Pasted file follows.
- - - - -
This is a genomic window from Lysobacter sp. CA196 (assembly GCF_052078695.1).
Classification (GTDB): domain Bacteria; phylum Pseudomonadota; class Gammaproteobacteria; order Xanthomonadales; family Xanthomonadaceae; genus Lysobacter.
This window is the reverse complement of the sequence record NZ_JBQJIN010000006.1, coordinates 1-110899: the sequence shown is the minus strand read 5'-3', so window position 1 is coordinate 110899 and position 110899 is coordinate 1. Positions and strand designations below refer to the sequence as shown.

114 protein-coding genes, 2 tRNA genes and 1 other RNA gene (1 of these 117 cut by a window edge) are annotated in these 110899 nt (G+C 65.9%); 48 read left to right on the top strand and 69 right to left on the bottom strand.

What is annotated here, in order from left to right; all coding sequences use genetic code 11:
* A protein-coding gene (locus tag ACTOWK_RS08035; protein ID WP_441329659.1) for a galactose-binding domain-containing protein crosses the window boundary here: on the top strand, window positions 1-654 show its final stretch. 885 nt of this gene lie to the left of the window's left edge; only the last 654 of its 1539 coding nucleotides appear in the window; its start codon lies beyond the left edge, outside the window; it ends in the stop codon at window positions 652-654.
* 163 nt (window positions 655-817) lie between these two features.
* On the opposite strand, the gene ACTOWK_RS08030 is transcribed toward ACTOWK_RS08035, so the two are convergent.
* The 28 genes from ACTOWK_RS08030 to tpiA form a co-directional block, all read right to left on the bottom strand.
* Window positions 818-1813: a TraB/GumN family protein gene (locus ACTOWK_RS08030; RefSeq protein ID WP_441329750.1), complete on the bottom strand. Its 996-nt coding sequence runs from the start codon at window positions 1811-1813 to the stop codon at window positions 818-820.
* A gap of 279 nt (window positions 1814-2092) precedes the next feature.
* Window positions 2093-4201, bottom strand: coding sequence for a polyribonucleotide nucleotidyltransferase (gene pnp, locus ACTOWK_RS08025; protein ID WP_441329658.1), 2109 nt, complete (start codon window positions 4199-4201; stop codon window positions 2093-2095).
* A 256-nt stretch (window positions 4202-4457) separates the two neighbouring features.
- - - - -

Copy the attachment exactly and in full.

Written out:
This is a genomic window from Lysobacter sp. CA196 (assembly GCF_052078695.1).
Classification (GTDB): domain Bacteria; phylum Pseudomonadota; class Gammaproteobacteria; order Xanthomonadales; family Xanthomonadaceae; genus Lysobacter.
This window is the reverse complement of the sequence record NZ_JBQJIN010000006.1, coordinates 1-110899: the sequence shown is the minus strand read 5'-3', so window position 1 is coordinate 110899 and position 110899 is coordinate 1. Positions and strand designations below refer to the sequence as shown.

114 protein-coding genes, 2 tRNA genes and 1 other RNA gene (1 of these 117 cut by a window edge) are annotated in these 110899 nt (G+C 65.9%); 48 read left to right on the top strand and 69 right to left on the bottom strand.

What is annotated here, in order from left to right; all coding sequences use genetic code 11:
* A protein-coding gene (locus tag ACTOWK_RS08035; protein ID WP_441329659.1) for a galactose-binding domain-containing protein crosses the window boundary here: on the top strand, window positions 1-654 show its final stretch. 885 nt of this gene lie to the left of the window's left edge; only the last 654 of its 1539 coding nucleotides appear in the window; its start codon lies beyond the left edge, outside the window; it ends in the stop codon at window positions 652-654.
* 163 nt (window positions 655-817) lie between these two features.
* On the opposite strand, the gene ACTOWK_RS08030 is transcribed toward ACTOWK_RS08035, so the two are convergent.
* The 28 genes from ACTOWK_RS08030 to tpiA form a co-directional block, all read right to left on the bottom strand.
* Window positions 818-1813: a TraB/GumN family protein gene (locus ACTOWK_RS08030; RefSeq protein ID WP_441329750.1), complete on the bottom strand. Its 996-nt coding sequence runs from the start codon at window positions 1811-1813 to the stop codon at window positions 818-820.
* A gap of 279 nt (window positions 1814-2092) precedes the next feature.
* Window positions 2093-4201, bottom strand: coding sequence for a polyribonucleotide nucleotidyltransferase (gene pnp, locus ACTOWK_RS08025; protein ID WP_441329658.1), 2109 nt, complete (start codon window positions 4199-4201; stop codon window positions 2093-2095).
* A 256-nt stretch (window positions 4202-4457) separates the two neighbouring features.